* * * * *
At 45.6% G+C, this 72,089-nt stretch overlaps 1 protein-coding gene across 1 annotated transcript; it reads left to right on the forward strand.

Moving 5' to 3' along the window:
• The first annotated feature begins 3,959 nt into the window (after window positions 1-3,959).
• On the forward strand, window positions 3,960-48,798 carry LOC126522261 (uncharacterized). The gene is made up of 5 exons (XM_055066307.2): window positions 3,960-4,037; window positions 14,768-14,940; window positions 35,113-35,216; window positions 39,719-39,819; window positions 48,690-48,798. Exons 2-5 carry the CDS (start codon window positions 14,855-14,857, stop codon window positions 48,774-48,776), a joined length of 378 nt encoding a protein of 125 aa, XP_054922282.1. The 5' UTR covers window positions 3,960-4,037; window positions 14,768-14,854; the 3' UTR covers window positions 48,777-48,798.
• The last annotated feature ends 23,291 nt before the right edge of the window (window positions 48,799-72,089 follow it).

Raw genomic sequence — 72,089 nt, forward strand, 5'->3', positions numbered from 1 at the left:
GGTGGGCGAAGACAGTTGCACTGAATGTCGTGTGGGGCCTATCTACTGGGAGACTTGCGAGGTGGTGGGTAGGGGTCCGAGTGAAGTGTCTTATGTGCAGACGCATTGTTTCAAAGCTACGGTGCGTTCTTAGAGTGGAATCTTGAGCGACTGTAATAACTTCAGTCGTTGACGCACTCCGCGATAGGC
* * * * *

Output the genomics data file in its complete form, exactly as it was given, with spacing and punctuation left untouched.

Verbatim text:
At 45.6% G+C, this 72,089-nt stretch overlaps 1 protein-coding gene across 1 annotated transcript; it reads left to right on the forward strand.

Moving 5' to 3' along the window:
• The first annotated feature begins 3,959 nt into the window (after window positions 1-3,959).
• On the forward strand, window positions 3,960-48,798 carry LOC126522261 (uncharacterized). The gene is made up of 5 exons (XM_055066307.2): window positions 3,960-4,037; window positions 14,768-14,940; window positions 35,113-35,216; window positions 39,719-39,819; window positions 48,690-48,798. Exons 2-5 carry the CDS (start codon window positions 14,855-14,857, stop codon window positions 48,774-48,776), a joined length of 378 nt encoding a protein of 125 aa, XP_054922282.1. The 5' UTR covers window positions 3,960-4,037; window positions 14,768-14,854; the 3' UTR covers window positions 48,777-48,798.
• The last annotated feature ends 23,291 nt before the right edge of the window (window positions 48,799-72,089 follow it).

Raw genomic sequence — 72,089 nt, forward strand, 5'->3', positions numbered from 1 at the left:
GGTGGGCGAAGACAGTTGCACTGAATGTCGTGTGGGGCCTATCTACTGGGAGACTTGCGAGGTGGTGGGTAGGGGTCCGAGTGAAGTGTCTTATGTGCAGACGCATTGTTTCAAAGCTACGGTGCGTTCTTAGAGTGGAATCTTGAGCGACTGTAATAACTTCAGTCGTTGACGCACTCCGCGATAGGC